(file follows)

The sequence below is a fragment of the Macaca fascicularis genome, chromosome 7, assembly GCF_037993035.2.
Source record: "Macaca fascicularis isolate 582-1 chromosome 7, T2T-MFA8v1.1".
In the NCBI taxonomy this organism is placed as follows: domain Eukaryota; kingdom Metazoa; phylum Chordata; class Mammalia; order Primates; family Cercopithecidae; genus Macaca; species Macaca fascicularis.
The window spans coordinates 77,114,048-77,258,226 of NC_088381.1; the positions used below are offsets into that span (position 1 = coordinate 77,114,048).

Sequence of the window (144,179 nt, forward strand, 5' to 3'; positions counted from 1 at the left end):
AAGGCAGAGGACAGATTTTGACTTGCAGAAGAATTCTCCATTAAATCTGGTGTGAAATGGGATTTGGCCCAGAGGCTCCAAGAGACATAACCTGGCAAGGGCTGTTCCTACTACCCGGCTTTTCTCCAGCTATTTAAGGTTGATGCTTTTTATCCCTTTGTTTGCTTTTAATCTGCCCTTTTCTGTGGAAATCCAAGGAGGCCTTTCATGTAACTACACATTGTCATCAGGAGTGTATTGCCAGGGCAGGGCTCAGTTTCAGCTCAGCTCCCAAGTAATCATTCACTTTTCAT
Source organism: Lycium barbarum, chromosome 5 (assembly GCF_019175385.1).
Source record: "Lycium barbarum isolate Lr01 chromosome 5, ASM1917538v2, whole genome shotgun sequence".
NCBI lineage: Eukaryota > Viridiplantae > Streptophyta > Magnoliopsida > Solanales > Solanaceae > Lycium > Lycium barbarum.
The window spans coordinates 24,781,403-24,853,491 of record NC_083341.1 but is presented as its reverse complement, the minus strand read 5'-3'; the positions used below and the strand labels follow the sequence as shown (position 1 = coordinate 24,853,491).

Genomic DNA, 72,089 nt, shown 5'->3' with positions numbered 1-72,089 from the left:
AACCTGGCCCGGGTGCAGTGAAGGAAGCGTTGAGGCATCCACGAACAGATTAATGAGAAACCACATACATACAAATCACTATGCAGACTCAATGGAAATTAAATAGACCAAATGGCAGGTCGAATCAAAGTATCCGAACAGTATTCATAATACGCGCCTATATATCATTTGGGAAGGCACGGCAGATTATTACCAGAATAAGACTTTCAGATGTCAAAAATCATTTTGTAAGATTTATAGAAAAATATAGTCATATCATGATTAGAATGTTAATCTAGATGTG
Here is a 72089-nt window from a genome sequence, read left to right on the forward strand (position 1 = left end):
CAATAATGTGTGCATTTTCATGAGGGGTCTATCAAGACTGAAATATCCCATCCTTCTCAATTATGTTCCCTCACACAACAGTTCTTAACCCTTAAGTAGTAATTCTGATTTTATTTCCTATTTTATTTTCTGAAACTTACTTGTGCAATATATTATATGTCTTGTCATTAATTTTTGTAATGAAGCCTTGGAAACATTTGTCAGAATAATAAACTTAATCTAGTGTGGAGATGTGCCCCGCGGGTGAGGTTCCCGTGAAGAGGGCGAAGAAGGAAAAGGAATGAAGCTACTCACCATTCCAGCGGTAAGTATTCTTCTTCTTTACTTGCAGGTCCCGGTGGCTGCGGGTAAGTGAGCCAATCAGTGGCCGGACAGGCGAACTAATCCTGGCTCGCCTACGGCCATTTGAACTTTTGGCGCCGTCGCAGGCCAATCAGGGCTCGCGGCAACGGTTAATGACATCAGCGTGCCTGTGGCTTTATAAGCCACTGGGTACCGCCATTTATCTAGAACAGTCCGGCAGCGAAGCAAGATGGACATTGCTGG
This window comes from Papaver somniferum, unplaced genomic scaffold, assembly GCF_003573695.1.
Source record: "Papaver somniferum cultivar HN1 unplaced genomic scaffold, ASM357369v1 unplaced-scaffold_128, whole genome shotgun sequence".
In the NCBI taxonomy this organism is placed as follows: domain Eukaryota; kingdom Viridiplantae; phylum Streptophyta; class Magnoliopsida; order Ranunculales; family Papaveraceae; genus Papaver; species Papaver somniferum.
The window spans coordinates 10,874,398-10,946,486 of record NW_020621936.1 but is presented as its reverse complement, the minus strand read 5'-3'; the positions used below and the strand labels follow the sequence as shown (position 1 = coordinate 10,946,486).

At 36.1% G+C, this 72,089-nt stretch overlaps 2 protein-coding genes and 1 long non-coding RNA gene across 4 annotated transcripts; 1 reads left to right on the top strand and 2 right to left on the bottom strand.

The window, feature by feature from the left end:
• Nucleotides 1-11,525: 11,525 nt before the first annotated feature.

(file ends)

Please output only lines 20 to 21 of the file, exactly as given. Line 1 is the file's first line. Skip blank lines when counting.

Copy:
The window, feature by feature from the left end:
• Nucleotides 1-11,525: 11,525 nt before the first annotated feature.